Changes in transcriptional levels of key genes in fermentations using cassava-based substrate. The substrate is either with (black and slashed shadow bars) or without neutral red addition (white and parallel shadow bars). (a) Transcriptional levels of ask (black and white) and buk (shadow). (b) Transcriptional level of ctfAB. (c) Transcriptional levels of adhE (black and white) and bdhB (shadow).

Discussion

The butanol/acetone ratio reached a much higher level of 2.87 in extractive fermentation with cassava substrate, a 64% increment as compared to using corn substrate (Table 2). It was close to the reported ratio obtained in fermentations by a hyper-butanol strain of C. acetobutylicum EA 2018 with corn-based medium [22]. The preliminary analysis to fermentation performances showed that ORP and H2/CO2 ratio were both at low levels when using cassava (Figure 2). ORP could be considered as a comprehensive index reflecting pH, dissolved oxygen, reductive potential of compounds dissolved in medium [23]. The ABE fermentation required an anaerobic environment so that dissolved oxygen in broth could be ignored. Change patterns of pH were basically similar when using different substrates. Thus, the lower ORP suggested that cassava-based medium was rich in reductive substances. On the other hand, H2 and CO2 are the two major components in the exhaust gas emitted by clostridia. H2 is generated from the electron transport shuttle system via the reaction of 2H+ + 2e → H2 catalyzed by hydrogenase [24]. CO2 is mainly produced in reaction of Pyruvate → Acetyl-CoA associated with formation of reductive ferredoxin, the electron donor for hydrogen or NADH generation [25]. Therefore, lower H2/CO2 ratio implied that more electron flows were distributed to NADH production in the electron transport shuttle system.

Based on the preliminary analysis results, metabolic flux and gene transcriptional analysis were conducted to verify the assumption and to elucidate the mechanism about high butanol/acetone ratio in cassava-based fermentation. The metabolic flux analysis revealed that NADH was truly generated more under the cassava-based environment (Figure 3), which was consistent with the preliminary analysis results. It should be addressed that the genes (adhE and bdhB) regulating butanol synthesis had higher transcriptional levels under corn-based environment, but more butanol production was obtained in cassava-based fermentation. This fact demonstrated that NADH generation rate is one of dominated factors controlling butanol/acetone ratio in ABE fermentations by C. acetobutylicum. Besides, metabolic flux of butyrate closed-loop (rByH and rACE-By) in cassava-based fermentation was largely weakened after shifting into solventogenic phase. Correspondently, transcriptional levels of buk and ctfAB (responsible for butyrate formation and re-assimilation respectively) were much lower than those in corn-based fermentation. In metabolic pathway of C. acetobutylicum, butyrate formation and re-assimilation reaction constitute a closed-loop (butyrate loop) at butyryl-CoA node (Figure 1). The butyrate loop not only competes with butanol synthesis route for carbon resource, but also relates to acetone formation. Therefore, high butanol/acetone ratio in cassava-based fermentation was also attributed to weakened metabolic strength of butyrate closed-loop. It could be concluded that higher NADH generation rate and lower metabolic flux in butyrate closed-loop worked jointly, leading to the high butanol/acetone ratio feature in fermentation with cassava-based substrate.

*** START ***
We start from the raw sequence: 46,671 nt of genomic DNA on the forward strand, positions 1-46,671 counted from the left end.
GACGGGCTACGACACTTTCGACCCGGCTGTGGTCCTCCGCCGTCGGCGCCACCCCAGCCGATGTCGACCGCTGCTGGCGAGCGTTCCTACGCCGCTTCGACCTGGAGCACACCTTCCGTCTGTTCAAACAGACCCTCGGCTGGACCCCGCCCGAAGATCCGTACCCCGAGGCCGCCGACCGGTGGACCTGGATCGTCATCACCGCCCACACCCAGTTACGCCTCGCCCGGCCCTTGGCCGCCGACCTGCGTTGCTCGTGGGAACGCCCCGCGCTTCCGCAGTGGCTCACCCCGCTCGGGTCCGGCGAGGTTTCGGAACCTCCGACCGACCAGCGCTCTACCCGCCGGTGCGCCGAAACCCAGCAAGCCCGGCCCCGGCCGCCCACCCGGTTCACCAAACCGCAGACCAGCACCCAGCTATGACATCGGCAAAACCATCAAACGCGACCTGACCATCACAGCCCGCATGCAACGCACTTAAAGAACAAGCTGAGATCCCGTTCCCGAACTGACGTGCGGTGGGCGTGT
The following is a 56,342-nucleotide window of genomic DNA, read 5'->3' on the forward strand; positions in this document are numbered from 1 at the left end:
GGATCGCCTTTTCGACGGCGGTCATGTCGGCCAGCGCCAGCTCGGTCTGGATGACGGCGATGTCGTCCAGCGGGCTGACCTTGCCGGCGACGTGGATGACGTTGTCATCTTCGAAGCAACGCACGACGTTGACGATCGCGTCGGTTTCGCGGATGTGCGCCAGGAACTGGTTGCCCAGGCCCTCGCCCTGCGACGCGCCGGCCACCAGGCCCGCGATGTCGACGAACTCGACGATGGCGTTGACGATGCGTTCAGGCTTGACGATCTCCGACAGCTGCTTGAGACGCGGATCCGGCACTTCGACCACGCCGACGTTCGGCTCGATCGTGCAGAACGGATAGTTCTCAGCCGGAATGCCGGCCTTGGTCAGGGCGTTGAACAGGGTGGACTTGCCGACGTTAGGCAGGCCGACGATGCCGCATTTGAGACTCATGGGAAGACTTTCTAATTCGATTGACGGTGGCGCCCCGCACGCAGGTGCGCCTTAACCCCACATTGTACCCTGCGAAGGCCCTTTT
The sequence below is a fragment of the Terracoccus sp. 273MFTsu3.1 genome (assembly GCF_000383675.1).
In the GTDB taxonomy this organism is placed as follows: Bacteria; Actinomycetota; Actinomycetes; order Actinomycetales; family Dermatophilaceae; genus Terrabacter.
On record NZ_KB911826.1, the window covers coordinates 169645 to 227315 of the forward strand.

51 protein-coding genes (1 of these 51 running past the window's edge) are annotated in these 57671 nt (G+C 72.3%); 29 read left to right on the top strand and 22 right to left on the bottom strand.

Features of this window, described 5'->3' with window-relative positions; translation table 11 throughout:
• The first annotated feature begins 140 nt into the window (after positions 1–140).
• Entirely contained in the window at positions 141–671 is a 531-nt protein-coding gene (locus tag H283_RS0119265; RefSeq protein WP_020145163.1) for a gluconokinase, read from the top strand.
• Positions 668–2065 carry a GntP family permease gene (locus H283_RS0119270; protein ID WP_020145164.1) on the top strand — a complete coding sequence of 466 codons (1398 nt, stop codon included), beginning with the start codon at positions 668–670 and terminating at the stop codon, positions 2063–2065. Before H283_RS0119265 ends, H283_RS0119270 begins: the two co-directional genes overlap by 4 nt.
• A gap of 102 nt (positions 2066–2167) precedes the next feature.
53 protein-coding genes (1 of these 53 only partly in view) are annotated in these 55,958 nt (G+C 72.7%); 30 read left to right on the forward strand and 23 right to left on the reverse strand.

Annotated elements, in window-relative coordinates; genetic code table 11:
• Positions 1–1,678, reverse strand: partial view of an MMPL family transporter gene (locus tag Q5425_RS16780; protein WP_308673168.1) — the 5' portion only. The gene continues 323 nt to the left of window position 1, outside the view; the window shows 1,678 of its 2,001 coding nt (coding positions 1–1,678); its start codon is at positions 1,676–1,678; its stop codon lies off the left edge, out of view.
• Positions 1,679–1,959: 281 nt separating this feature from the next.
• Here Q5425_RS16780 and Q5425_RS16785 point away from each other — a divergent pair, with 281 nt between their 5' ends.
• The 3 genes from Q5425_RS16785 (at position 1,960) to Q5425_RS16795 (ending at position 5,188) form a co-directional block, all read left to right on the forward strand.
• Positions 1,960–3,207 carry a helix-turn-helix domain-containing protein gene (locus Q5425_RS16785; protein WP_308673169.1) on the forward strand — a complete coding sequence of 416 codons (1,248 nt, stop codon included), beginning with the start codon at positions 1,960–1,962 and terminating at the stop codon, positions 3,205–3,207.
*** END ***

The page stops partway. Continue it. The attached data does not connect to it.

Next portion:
The alteration of redox balance to promote NADH generation has been reported in many studies using corn or glucose as substrate. The methods of provision of artificial electron carriers such as neutral red [26],[18] and methyl viologen [27]-[29], ORP regulation [30], and inhibition of hydrogenase by spraying carbon monoxide [31],[32], all of them have effect on enhancing butanol/acetone ratio. Among these approaches, adding neutral red seems to be the most appropriate one of low-cost and easy to operate. In the previous works, it has been demonstrated that adding neutral red could acquire a 63% increment in butanol/acetone ratio with corn-based substrate [26],[18]. Therefore, neutral red was added into cassava broth at 60 h when butanol production rate was in a relatively high level, in order to further enhance butanol/acetone ratio. The results indicated that final butanol concentration could slightly increase, due to the enhancements in rNADH and adhE transcriptional level after neutral red addition. However, the metabolic fluxes of organic acid formation/re-assimilation pathway and ctfAB transcription level were also enhanced after supplementing neutral red (Figures 5 and 6), which was actually beneficial for acetone formation. The simultaneous enhancement of both butanol and acetone synthesis route led to an unchanged butanol/acetone ratio in cassava-based fermentation with neutral red addition. It was speculated that under the reductive compound-enriched environment using cassava-based substrate, reductive power NADH might have been excessively produced/consumed leading to a burden on cellular metabolism [33]. To match up relatively low fluxes of the acid loops with enhanced NADH regeneration in an appropriate way will be the key issue in obtaining further high butanol/acetone ratio while maintaining comparably high butanol productivity.